B2B stands for business to business, meaning the company sells to other companies. B2C companies (business to consumers) sell directly to consumers. One might ask, what does the distinction have to do with marketing? The answer: EVERYTHING! Whether a business is selling to consumers or another company changes marketing strategies vastly.
Read below for three main differences between B2B and B2C marketing.
One of the most significant differences between B2B and B2C marketing surrounds their audiences. B2B audiences are often niche, a particular segment of the market. Conversely, B2C companies market to a broader audience.
If you're marketing to other businesses, your value is in a product or service that will make the job of another professional easier. That is why B2B customers want to be educated. To be a successful B2B marketer, you must help your audience think critically about the industry and make them more skilled professionals. B2B marketing makes those other companies successful and efficient in their work.
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Another thing that separates B2C and B2B audiences is the desire for detailed content. Consumers often do not require lengthy product or service descriptions. B2C marketers work hard to capture audiences' attention as quickly as possible, often using as little explanation as they can get away with.
But B2B companies find it helpful to give their audiences as much information as possible. B2B audiences must justify their purchases to others, so the more information about buying, the better. B2B marketers should tell their audiences what their value can do for their business.
There are also differences in how content is conveyed to audiences. Just as B2C marketing must be quick, it should also be simple. When directly advertising to consumers, marketers should not use industry jargon. All content should be easily digested by a large, diverse group of people. B2C companies also assume a more casual tone. According to HubSpot, 83% of consumers prefer an informal style in marketing content. B2B marketing gets away with using language that is geared towards specific markets. Often B2B audiences are well versed in their industry and can appreciate a company that uses similar phrases that dominate their business language.
While B2B marketing focuses on building personal relationships, B2C marketing has a more transactional focus.
Building strong client relationships is essential for B2B marketing and business strategy. Personal client relationships are necessary because B2B offerings are costly and ongoing. Strong client relationships also allow B2B companies to show customers what sets them apart from competitors and make lasting business connections. Lead generation is essential to B2B success.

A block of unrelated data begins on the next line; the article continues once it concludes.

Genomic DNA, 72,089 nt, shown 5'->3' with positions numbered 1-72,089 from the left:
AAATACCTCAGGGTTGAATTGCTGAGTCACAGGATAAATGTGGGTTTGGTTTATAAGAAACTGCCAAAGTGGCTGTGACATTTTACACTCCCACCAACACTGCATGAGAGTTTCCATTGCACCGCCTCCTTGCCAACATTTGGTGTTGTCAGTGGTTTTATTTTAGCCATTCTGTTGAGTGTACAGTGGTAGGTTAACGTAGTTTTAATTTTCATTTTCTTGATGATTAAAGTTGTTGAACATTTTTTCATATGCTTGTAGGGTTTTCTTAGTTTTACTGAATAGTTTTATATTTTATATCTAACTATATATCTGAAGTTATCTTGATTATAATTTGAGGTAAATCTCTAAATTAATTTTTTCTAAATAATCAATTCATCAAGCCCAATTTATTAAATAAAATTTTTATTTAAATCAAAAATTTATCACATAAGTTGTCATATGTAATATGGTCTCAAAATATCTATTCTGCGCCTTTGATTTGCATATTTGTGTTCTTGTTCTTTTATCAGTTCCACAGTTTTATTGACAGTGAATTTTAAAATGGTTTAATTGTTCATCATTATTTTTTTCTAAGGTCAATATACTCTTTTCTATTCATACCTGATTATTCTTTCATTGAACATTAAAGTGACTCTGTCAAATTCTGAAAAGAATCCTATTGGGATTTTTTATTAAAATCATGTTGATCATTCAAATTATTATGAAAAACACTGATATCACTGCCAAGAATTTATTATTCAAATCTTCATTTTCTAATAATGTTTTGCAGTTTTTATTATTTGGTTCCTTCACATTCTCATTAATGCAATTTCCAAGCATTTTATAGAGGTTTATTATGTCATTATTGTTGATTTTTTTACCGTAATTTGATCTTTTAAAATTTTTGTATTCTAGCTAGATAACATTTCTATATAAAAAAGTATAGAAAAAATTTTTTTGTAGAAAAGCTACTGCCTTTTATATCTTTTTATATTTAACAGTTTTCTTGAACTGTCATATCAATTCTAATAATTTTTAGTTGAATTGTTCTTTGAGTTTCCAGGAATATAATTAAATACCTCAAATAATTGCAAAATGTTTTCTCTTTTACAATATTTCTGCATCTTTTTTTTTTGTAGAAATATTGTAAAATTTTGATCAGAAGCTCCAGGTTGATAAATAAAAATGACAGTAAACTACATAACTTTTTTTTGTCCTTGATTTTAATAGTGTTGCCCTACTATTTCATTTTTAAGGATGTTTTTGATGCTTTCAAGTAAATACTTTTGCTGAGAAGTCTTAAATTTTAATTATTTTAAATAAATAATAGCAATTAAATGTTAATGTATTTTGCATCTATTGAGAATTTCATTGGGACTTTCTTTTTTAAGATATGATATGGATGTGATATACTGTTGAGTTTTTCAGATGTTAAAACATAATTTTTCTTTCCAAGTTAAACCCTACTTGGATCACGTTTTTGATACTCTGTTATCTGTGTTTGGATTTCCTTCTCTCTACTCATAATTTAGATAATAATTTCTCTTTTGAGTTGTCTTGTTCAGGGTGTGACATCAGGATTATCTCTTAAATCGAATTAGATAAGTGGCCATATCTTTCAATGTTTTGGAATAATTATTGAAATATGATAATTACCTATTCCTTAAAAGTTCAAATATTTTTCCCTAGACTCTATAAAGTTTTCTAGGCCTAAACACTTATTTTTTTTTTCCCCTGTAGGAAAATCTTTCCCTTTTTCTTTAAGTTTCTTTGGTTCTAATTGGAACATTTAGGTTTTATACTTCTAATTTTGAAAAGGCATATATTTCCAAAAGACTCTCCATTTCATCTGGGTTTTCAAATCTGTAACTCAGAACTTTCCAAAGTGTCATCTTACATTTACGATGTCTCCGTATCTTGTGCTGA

Unlike B2C, B2B companies thrive on referrals and reviews from customers. Developing close business connections pay off when customers leave good reviews that eventually convince others to buy into their value. A poor relationship can result in a bad review which dissuades potential clients from your business. According to G2Crowd, 94% of customers read online reviews, and 72% of B2B buyers say negative reviews give valuable insight into a product/service.
B2C customer relationships are more transactional. The ultimate goal of B2C marketing is to drive sales of products or services. Customer experience is more important than personal relationships between company and customer. B2C businesses need to develop a relatable voice and brand, so buyers want to buy their products. But unlike B2C, the relationship is transactional. A B2C marketing strategy centers around efficiency, delivering quality products/services to customers promptly to drive revenue. Like B2B, B2C marketing does a fair amount to ensure repeat business, offering discounts and freebies to returning customers.
The B2B buying process is longer than B2C. B2B offerings are likely more expensive and have a longer contracted time than a B2C purchase. Many factors are included in a B2B buying decision, things as data, budget, and time. B2C buying decisions are quicker, often having much less impact. B2B customers have to think in terms of business impact.
B2C customers, on the other hand, are much more dependent on their gut when deciding to buy something. Because these people don't answer to someone else when making a purchase, a brand that tells an uplifting story about someone who benefited from the product can be all the persuasion they need.
B2C purchases are primarily emotional drive decisions. Consumers buy because the product or service makes them feel a certain way. Or the product could add value to their lives, also making them feel. That is why B2C companies advertise emotionally, drawing consumers in by how the brand makes them feel. As said before, B2C businesses use a relatable voice that entices the customer to click on an advertisement. B2C advertisements should replicate a buyer's emotions once they have purchased a product or service. Copywriting for B2C should evoke emotion in the consumer.
B2B customers also work with multi-level buying individuals that need to agree. B2B marketers have a much longer chain of command than B2C. Procurement, accounting, and department heads often need to approve purchases in B2B situations. An individual B2C customer typically makes their own speedy purchase choices, not reliant on anyone's approval. The B2C buying process and funnel are shorter than that of B2B. The B2C buying process has fewer steps for a customer to move through because of the time and financial investment involved in that purchase.
Understanding the differences between B2B and B2C marketing is essential to effectively reaching the right audience and developing targeted messaging for them.
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